An extended internship meant hard work for senior Emma Converse, but it’s paying off in more ways than one. With help from UIndy art instructor Mark Ruschman, a longtime gallery owner and leader on Indianapolis’s visual arts scene, Converse began working in November at the Harrison Center for the Arts, a not-for-profit studio and gallery complex at 16th and Delaware streets. After the studio art major proved her worth, the staff came to her with an exciting but daunting offer: to serve as coordinator for the Independent Music & Art Festival, the largest event on the center’s yearly schedule. This year’s 11th annual IMAF, which took place June 9, featured multiple art exhibitions, more than 100 craft vendors, 12 musical acts on two stages, a gaggle of food trucks, and approximately 7,000 visitors.
“It was an amazing opportunity,” says Converse, daughter of Fred and Kim Converse of Fort Wayne. “I wasn’t going to say no to it.”
With guidance from the staff and advisory board, she spent countless hours obtaining city permits, booking bands, and generally juggling all the logistics of a major public event. The stint as IMAF coordinator should make a nice résumé item for Converse, a painter who plans to pursue a master’s degree in museum studies and eventually work in curation for a museum or gallery.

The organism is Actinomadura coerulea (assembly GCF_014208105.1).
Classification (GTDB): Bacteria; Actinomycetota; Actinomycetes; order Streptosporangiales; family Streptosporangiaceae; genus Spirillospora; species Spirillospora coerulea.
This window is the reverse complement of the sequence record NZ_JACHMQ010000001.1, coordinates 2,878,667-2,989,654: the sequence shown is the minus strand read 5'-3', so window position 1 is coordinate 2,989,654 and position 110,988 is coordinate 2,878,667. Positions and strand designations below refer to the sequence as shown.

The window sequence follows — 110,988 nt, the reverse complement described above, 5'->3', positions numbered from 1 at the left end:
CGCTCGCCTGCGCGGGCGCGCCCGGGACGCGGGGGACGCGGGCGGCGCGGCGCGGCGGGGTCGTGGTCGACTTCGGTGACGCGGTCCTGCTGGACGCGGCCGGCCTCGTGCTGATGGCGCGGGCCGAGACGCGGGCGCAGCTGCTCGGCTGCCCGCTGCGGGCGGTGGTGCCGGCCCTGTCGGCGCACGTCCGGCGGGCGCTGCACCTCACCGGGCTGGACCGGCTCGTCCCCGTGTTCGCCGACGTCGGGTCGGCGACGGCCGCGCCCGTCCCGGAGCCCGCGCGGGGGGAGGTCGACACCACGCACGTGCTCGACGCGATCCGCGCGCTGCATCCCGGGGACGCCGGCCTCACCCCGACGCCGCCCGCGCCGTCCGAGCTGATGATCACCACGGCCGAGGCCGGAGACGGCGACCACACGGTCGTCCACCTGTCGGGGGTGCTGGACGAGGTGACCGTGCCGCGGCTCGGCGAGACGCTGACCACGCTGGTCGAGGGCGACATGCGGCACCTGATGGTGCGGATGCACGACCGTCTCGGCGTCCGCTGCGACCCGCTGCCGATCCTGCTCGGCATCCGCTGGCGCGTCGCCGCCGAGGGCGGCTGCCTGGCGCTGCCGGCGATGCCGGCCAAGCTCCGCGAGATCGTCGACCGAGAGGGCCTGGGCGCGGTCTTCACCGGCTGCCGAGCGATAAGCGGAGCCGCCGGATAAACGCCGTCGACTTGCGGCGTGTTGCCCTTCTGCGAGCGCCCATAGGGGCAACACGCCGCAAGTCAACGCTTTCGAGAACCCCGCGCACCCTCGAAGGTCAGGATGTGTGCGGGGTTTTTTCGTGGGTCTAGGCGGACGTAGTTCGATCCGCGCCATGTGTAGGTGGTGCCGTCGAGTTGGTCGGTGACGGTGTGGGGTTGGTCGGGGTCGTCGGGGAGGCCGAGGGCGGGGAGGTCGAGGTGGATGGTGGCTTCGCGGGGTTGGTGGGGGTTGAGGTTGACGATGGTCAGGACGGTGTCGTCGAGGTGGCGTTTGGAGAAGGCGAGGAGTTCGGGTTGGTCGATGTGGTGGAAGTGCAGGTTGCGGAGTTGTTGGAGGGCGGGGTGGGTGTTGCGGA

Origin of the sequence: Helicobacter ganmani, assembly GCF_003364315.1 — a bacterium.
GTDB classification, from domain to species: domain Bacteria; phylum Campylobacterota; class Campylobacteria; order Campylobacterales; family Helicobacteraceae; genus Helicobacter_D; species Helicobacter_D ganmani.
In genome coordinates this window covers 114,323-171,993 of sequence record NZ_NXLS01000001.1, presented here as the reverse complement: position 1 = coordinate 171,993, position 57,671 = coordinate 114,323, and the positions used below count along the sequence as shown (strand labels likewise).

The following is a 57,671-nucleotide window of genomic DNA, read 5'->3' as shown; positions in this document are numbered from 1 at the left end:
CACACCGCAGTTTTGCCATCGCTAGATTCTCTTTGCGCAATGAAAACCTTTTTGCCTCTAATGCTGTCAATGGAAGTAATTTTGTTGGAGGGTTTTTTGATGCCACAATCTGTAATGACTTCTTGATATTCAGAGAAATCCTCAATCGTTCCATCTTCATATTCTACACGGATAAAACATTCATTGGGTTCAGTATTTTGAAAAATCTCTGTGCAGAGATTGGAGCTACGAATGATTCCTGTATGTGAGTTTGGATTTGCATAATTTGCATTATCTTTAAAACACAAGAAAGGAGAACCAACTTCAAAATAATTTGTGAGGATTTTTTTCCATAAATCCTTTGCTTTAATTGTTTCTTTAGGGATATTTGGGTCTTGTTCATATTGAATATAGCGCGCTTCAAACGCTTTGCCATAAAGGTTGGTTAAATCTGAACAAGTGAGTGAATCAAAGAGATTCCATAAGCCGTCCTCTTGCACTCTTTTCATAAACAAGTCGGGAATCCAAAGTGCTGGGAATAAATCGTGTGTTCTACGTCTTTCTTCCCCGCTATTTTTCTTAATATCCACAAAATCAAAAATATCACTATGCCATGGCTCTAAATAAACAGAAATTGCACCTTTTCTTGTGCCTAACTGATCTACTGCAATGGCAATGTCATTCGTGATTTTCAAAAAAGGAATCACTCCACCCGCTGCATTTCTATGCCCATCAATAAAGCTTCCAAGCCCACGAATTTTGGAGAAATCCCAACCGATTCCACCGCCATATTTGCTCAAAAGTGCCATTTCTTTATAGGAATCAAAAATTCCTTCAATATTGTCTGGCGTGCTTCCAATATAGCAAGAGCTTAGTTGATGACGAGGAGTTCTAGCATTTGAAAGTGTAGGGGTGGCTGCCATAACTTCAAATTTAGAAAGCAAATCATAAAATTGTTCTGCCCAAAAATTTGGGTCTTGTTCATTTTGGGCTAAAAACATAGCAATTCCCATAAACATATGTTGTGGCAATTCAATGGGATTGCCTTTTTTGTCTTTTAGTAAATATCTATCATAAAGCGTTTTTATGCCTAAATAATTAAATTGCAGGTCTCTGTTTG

“I learned skills in a lot of areas that I’ll definitely be able to use, especially in working with people and the public,” she says. “And even with all the work I was doing the day of, I was still enjoying it. Having fun and seeing the bands and everything, I was thinking, ‘Wow, I kind of put this all together.’”
The icing on the cake was an invitation to display her own paintings in one of the galleries during the festival and throughout the month of June. Her cityscapes featuring Indianapolis landmarks were a hit with visitors, who bought five of the seven works on display. Since then, Converse has received two private commissions for new paintings, and the local advertising and PR agency TrendyMinds has commissioned seven pieces for its offices, including renditions of Monument Circle, the Central Canal, and other local sights.
“It’s a lot of work, but it’s been really fun,” she says. “It’s kind of surreal.”